by Jorge Cano Moreno



March 25, 1935 – February 15, 2021 

Juan Azarías Pacheco Knipping known as Johnny Pacheco died on Monday, February 15, 2021 at Holy Name Medical Center in Teaneck, New Jersey at the age of 85 from complications stemming from pneumonia and had Parkinson’s disease. Johnny Pacheco was a Dominican musician, arranger, composer, bandleader, record producer and music label owner. He became one of the leading exponents of a new dance in the late 1950s called the pachanga, a blend of Cuban rhythms and merengue, which propelled him to worldwide notoriety, and had an important role in the evolution of Latin music for decades.


Juan Azarías Pacheco Knipping was born on 25 March 1935 in Santiago de los CaballerosDominican Republic. He inherited his passion for music from his father, Rafael Azarías Pacheco, who was `the bandleader and clarinetistof The Orquesta Santa Cecilia, one of the leading Dominican big bandsof the 1930s, famous for being the first to record Luis Albertis merengue “Compadre Pedro Juan”. Rafael was the grandson of a Spanish soldier who arrived during the Spanish reannexation of Santo Domingo. His mother, Octavia Knipping Rochet, was the granddaughter of a French colonist, and the great-granddaughter of a German merchant who was married to a Dominican woman born to Spanish colonists.

In 1946, when Pacheco was 11, his family moved to New York City. He continued polishing his musical skills, learning to play accordion, violin, flute, saxophone and clarinet. He also graduated in electrical engineering at Brooklyn Technical High School in the 1950s, but he quit his job as an engineer due to the low salary. He also studied percussion at the Julliard School.

In 1953, Pacheco played percussion and sang with Gil Suárez’s band and, in 1954, he formed The Chuchulecos Boys with Eddie Palmieri on piano, Barry Rogers on trombone and other future figures of renown in the New York salsa scene: Al Santiago, Mike Collazo and Ray Santos. They played at weddings and other social events. He later played percussion for several bands, including late-night shows, Lou Pérez’s band The Mambaleros, and the popular orchestras of Tito Puente, Xavier Cugat and Dioris Valladares.



In October 1958, Pacheco met pianist Charlie Palmieri and he joined him to record the Latin jazz album Easy Does It, released by Gone Records. Pacheco played congas and bongos. Palmieri and Pacheco then formed the charanga La Duboney in 1959, where Pacheco played flute. However, he soon grew dissatisfied with his role in the group; Palmieri’s name was featured on the cover of the LPs but not his, despite his role as lead arranger and co-director. Moreover, Palmieri’s style was more sophisticated, while Pacheco favored simpler son-based arrangements. After only one LP, Let’s Dance the Charanga, Pacheco left La Duboney to form his own charanga in 1960.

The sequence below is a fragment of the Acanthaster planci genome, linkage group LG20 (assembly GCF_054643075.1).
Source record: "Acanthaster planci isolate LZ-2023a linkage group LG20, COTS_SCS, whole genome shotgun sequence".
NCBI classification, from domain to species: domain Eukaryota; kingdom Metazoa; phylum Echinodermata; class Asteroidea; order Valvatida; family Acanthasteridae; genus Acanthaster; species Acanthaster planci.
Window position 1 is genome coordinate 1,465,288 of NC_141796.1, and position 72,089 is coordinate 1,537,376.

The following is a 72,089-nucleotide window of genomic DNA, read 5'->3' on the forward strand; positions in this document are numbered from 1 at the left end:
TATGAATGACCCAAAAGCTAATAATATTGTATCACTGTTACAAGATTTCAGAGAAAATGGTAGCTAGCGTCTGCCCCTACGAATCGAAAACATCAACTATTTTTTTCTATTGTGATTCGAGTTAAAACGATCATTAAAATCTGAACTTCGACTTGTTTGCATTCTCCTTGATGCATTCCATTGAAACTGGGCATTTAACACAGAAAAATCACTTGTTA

Pacheco y su Charanga

Pacheco’s first recordings as a leader were the songs “El güiro de Macorina” and “Óyeme mulata”, recorded as a promotional single which enjoyed significant airplay in New York thanks to DJ Rafael Font. This led to Al Santiago, owner of Alegre Records, offering Pacheco a record deal. His first album on the label, Pacheco y su Charanga, sold 100,000 copies within the first year of its release. Pacheco’s success was the result of a new dance fad, the pachanga, a fast-paced mix of merengue and cha-cha-cha created by Eduardo Davidson in 1959 and popularized by José Fajardo‘s charanga in Cuba.

The pachanga had reached New York in the summer of 1960 and Pacheco became its leading exponent. He became an internationally renowned star and toured extensively throughout the United States, Europe, Asia and Latin America. His charanga was the first Latin band to headline the Apollo Theater in New York City in 1962 and 1963.Between 1960 and 1963, Pacheco recorded four more albums for Alegre Records (Vols II–V), as well as the 1961 jam session Alegre All-Stars which he co-directed with Charlie Palmieri, and several tracks for the collaborative album Las charangas. Al Santiago’s financial troubles led to Pacheco’s exit from the label.

       Johnny Pacheco with Charlie Palmieri


In late 1963, Pacheco met Jerry Masucci, a police officer turned  lawyer, and soon they co-founded Fania Records. Pacheco was the VP, A&R creative director and musical producer of the new label. At Fania, Pacheco launched and solidified the careers of many popular salsa artists. He named the label after the song “Fanía” by Reinaldo Bolaños, made famous by Estrellas de Chocolate in Cuba in 1960.

                     Johnny Pacheco and Jerry Masucci

Pacheco reorganized his charanga and transformed it into a conjunto by adding trumpets instead of violins. His first album with his new band, Pacheco y su Nuevo Tumbao, was Cañonazo, the first release on Fania Records. featuring Pete “El Conde” Rodríguez on vocals, the album was the first of many recordings by the “compadres” (literally, “godfathers”), as Pacheco and El Conde were later known. Except for the closing song on the album “Dakar, punto final”, all the songs were covers, including the aforementioned “Fanía”, the title track and “El kikirikí” by Evaristo Aparicio, Eduardo Angulo’s “Cabio sile yeyeo”, Cheo Marquetti‘s “Pinareño” and Walfrido Guevara’s “Labrando la tierra”, all by popular Cuban artists of the 1950s and 1960s.

In 1965, Pacheco recorded three albums, two of which featured Monguito el Único as lead vocalist, Pacheco at the N.Y. World’s Fair and Pacheco Te Invita a Bailar, and a third album consisting of instrumental descargas (jam sessions), Pacheco, His Flute and Latin Jam. In 1966, Pacheco worked with Monguito and Chivirico Dávila to record another album, Viva África, named after the fact that Pacheco had recently toured the continent. He then reverted to the charanga format for one album, aptly titled Pacheco y su Charanga: By Popular Demand.

In 1967, he recorded Sabor Tipico with Pete “El Conde” Rodriguez and Pacheco Presents Monguito, the debut album of Monguito el Único as lead artist. In 1968, he recorded the instrumental album Latin Piper and Volando bajito with El Conde on lead vocals. Pacheco and El Conde then recorded three collaborative albums: Los Compadres (1970), Perfecta Combinación (1971) and Tres de café y dos de azúcar (1973), as well as five reunion albums between 1980 and 1989.